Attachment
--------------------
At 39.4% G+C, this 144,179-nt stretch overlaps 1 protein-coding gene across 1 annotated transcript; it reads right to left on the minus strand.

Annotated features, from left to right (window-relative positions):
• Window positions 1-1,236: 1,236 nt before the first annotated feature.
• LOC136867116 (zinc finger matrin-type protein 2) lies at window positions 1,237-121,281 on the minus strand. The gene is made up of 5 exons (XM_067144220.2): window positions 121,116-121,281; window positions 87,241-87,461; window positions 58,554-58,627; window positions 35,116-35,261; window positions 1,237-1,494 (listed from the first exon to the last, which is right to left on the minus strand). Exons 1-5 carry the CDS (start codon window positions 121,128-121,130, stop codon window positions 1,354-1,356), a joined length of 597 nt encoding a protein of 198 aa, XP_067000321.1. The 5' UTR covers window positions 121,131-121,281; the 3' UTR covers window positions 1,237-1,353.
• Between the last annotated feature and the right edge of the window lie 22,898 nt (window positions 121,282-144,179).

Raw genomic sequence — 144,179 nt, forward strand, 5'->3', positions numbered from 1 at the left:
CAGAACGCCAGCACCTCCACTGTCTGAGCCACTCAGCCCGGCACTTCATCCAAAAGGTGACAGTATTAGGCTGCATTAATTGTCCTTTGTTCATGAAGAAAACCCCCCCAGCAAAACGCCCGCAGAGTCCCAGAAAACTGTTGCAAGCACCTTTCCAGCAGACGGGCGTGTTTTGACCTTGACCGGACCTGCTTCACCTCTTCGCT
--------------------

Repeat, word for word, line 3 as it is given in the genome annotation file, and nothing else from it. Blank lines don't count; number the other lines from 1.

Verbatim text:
• Window positions 1-1,236: 1,236 nt before the first annotated feature.